Kimchi and Sauerkraut Coming to Mount Salem Kitchen Shelves
Since ancient times, autumn has been a period of harvest. But the same problem with harvest has always remained – it’s the time when fruits of our labor begin to rot.
For centuries, though, people have been combatting that issue with fermentation, which allows produce to be preserved for months, if not years. Here at Mount Salem Kitchen, we’re master preservers, starting with our wine, to sauerkraut, and even kimchi – the latter two of which will be for sale this fall at our farm.
At first glance, these three items don’t seem to have much in common. But in reality, all three are fermented delicacies, created through a natural process which results in a product with a long shelf life and a great taste.
Both kimchi and sauerkraut are, quite literally, fermented cabbage. The process to create it is the same – the only differences are the types of cabbage used and the seasonings used.
Since we focus on Central European products, we’re thrilled to soon offer sauerkraut to our visitors this fall. Made with our own farm-grown cabbage and fermented in the Austrian style – meaning that is seasoned a bit more than most industrial, store-packaged sauerkraut – it’s a world away from commodity-level sauerkraut you would find a grocery store.
We first made kimchi over 10 years ago when it was still a bit obscure. Being that we have traveled extensively through Asia and worked with many Koreans, we learned a lot about kimchi and it soon came full circle – cabbage, salt, seasonings, time, and – viola – magic.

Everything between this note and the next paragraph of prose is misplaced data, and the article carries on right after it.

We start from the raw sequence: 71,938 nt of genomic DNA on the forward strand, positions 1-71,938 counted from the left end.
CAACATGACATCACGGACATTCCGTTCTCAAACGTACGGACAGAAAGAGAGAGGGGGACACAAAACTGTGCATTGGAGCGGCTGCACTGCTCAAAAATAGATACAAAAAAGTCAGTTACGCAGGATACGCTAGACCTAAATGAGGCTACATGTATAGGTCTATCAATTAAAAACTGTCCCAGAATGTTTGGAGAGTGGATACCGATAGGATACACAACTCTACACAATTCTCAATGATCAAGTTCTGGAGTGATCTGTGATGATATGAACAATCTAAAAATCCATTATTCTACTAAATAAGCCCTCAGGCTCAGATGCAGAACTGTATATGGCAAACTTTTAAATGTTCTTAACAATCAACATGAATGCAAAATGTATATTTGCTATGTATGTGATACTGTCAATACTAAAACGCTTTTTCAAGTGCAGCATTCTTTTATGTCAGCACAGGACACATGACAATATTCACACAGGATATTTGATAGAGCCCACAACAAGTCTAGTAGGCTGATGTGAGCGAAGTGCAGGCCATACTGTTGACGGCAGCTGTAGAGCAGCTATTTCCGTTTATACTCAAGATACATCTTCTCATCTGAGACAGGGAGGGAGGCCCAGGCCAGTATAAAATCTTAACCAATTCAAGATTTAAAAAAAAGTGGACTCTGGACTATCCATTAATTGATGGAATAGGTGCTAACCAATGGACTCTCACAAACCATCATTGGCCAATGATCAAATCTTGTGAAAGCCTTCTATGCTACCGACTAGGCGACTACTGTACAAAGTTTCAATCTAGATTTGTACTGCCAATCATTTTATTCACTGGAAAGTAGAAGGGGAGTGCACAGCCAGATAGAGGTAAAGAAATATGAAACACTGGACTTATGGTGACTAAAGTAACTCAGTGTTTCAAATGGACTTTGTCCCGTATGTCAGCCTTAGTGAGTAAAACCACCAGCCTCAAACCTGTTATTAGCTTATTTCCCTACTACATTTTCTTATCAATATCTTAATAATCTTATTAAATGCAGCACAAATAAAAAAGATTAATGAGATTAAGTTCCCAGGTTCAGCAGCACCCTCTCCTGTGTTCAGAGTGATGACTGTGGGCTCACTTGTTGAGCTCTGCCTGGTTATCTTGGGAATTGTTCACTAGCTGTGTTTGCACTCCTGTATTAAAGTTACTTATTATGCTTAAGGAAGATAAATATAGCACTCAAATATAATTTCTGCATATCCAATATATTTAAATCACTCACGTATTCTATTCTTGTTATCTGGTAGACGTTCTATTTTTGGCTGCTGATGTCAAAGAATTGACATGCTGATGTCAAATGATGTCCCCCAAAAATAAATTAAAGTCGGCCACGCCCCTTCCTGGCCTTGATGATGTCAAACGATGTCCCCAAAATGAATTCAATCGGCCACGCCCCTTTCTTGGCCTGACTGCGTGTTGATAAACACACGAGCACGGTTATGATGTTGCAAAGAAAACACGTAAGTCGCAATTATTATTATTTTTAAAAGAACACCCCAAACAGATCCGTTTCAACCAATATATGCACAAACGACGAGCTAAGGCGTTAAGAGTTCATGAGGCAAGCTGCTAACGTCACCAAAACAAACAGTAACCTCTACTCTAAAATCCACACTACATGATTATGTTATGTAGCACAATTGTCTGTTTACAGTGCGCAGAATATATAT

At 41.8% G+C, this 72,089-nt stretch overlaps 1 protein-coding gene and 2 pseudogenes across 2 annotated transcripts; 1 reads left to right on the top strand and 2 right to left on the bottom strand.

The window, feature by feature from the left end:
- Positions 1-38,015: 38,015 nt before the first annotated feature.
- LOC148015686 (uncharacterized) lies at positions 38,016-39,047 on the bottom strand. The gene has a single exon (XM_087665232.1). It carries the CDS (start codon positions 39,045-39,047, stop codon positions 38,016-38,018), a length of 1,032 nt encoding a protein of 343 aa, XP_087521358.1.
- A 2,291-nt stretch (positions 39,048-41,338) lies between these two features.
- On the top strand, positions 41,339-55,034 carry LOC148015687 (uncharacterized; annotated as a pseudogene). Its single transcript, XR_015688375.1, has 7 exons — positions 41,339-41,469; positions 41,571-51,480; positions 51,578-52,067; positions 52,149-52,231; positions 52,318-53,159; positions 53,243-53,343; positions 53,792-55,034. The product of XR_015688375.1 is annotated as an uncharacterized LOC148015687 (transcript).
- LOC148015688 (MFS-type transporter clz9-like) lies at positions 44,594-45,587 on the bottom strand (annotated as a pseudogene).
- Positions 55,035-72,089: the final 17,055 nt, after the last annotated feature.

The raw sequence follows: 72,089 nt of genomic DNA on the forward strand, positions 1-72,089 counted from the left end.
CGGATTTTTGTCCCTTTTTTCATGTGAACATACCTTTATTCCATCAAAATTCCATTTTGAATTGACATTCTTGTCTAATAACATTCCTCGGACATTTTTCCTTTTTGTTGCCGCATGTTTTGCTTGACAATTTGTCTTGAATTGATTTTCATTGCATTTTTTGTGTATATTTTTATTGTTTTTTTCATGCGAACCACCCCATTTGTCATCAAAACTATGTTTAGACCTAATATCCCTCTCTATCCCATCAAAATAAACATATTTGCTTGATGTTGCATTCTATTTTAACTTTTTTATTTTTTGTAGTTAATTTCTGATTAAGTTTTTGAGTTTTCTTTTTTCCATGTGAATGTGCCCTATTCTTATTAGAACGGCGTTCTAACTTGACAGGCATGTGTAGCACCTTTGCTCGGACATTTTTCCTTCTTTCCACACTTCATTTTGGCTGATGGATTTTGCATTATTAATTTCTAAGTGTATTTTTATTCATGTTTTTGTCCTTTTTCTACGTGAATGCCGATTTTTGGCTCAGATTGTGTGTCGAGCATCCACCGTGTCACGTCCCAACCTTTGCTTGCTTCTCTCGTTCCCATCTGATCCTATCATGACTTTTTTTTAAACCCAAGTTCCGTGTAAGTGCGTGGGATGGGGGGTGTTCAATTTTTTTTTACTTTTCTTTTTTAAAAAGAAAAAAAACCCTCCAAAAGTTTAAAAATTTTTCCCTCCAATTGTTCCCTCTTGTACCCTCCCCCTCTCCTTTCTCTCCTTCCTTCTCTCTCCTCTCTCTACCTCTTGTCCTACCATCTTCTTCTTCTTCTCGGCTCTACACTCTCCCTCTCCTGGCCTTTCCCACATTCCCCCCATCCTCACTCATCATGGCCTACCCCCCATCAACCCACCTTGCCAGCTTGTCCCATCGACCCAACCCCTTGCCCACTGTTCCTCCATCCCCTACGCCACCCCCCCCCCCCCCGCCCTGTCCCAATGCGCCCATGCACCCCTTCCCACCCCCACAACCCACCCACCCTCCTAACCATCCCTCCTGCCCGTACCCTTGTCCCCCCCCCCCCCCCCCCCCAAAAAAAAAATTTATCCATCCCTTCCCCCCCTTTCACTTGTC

Our kimchi is classic Korean-style – Nappa cabbage with dakon, salted, and then slathered in a paste of Korean chili, dried shrimp or fish sauce (sometimes both), shredded pepper and scallions. Soon, we’ll offer our homemade kimchi for sale in limited quantities at Mount Salem Kitchen, so when it’s gone, it’s gone.
Read more: Mount Salem Kitchen Products Have a New Look
This autumn, celebrate the harvest season with Mount Salem Kitchen by trying our fermented foods made from the fruits of our own labor.
Keep watch on our social media pages and websites in the coming weeks for details on how you can get a jar or kimchi or sauerkraut.